Annenkirche Lutheran Church: A Trip through History

Conceived in 1722, the Lutheran church of Annenkirche has, like many of us, passed through a great variety of phases during what it is currently its 300-year life.

Annenkirche Lutheran Church: A Trip through History

From church to cultural and religious centre, passing through rock nightclub and cinema, the building has adapted to the social, cultural and political changes that Saint Petersburg has experienced throughout its, and thus, it has managed to perdure to our current days as a witness of the history of the city.

The memoirs of the church run much in tandem with the ones of the city of Saint Petersburg. During the imperial period the building was consecrated as a Lutheran church in order to accommodate the demands of the captured German and Swiss population hosted in the city during 1715 to 1720, serving as part of the first wave of Lutheran churches that would slowly appear throughout the city during the following years.

In 1935, some years after the Bolshevik revolution, the label of “church” was abruptly removed from the building in 1935 as it was forced to shut its operations. A few years later, in 1939 it was slightly remodelled and reopened as a cinema under the name “Spartak”, and quicky became part of the Gosfilmofond of Russia (the main cinematographic archive of the country).

Later, in 1992 the projection of films had to share its space, after the building was reinstituted again as a religious space, and the Christian ceremonies that the walls of Annenkirche’s church almost forgot filled its main chamber once again.

This period, as all the ones that the church undergone also ended in 2001, this time, when the property was bought by a private company and turned into a rock nightclub. The church had now traded the quiet and introspective environment of a religious ceremony and the cultural scene of a projection room for the loud scene of a rock concert.

Until that moment the building had witnessed the imperial age of Russia, the revolution of the working classes and the fall of the Soviet Union standing firm through the changes of its purpose and even the environment itself, but it had never witnessed a tragedy in 2002 the building was engulfed in flames. The same year that the city government took the decision of declaring the building a city monument and retuning its ownership to its origins, the Lutheran church.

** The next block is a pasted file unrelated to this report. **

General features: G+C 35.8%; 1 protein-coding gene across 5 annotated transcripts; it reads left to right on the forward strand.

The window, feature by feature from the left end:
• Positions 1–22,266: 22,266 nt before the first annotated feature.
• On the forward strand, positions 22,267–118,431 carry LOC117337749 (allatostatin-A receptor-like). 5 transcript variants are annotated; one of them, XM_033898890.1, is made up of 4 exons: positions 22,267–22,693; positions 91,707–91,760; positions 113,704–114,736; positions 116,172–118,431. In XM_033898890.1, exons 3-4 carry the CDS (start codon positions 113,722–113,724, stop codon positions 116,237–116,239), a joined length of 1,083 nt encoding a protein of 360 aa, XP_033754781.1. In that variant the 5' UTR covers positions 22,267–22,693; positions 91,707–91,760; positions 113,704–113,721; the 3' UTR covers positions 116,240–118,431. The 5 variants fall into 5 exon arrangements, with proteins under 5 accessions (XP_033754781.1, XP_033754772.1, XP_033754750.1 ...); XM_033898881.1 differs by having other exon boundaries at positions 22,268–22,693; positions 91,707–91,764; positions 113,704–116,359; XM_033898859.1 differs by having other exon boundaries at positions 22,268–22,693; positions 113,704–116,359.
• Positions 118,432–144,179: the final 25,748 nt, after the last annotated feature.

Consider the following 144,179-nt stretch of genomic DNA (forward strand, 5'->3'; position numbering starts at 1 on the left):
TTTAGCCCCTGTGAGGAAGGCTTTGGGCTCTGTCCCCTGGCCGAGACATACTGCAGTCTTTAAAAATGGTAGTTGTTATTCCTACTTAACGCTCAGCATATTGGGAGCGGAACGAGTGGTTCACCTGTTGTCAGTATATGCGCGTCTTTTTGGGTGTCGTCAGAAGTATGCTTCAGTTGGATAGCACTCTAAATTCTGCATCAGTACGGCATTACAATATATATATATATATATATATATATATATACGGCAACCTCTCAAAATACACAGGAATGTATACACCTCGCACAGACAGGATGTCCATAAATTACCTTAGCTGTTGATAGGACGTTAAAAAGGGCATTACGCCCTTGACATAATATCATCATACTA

Not much of the church remained after the incident, only the charred exterior and an almost irreparable interior. Its husk marked the grave of this historical building for six years.

It wasn’t until 2010 that the facade of the building was restored to its former glory, despite this measure the building continued to be in disuse, as the interior, still bearing the scars of the fire, remained untouched.

Finally, in 2013 the church, still with an unrepaired interior, reopened its doors for the pubic, hosting the first mass since the incident and giving way to a set of reforms that would turn the building, not only in a place of religious praise, but also in a peculiar cultural centre, and as such has remained until now.

After this long history lesson, you might be wondering, what can I do now with all this information?

Well, wonder no more, now you are prepared to attend and fully understand the art exposition that the church of Annenkirche hosts within its walls. From the 1st of October to the 20th of November, visitors can traverse the halls of this historical building while imagining how it would have looked during its long life, this exhibition is presented in honour of the 300th year anniversary of the building and it’s inspired by its history and all the events that it witnessed.

I personally attended the exhibition, and the only thing I can say without spoiling the whole experience is that by roaming the halls and catacombs of the building you are able to see and even feel the history trapped in its walls, all of that experience is enhanced by the alternative art exhibition that adds to the atmosphere without taking the away the spotlight from the main event, the church itself.

If you happen to be reading this article after November 20th, 2022, fear not, the church of Annenkirche hosts regularly different kinds of expositions covering multitude of topics, so you won’t miss the chance to visit this historical location.

Dates: 1/10/22 – 20/11/22

Address:  Кирочная улица, д. 8, лит. В / Saint Petersburg, Kirochnaya, 8V


Text by

Jacobo Fernández Millet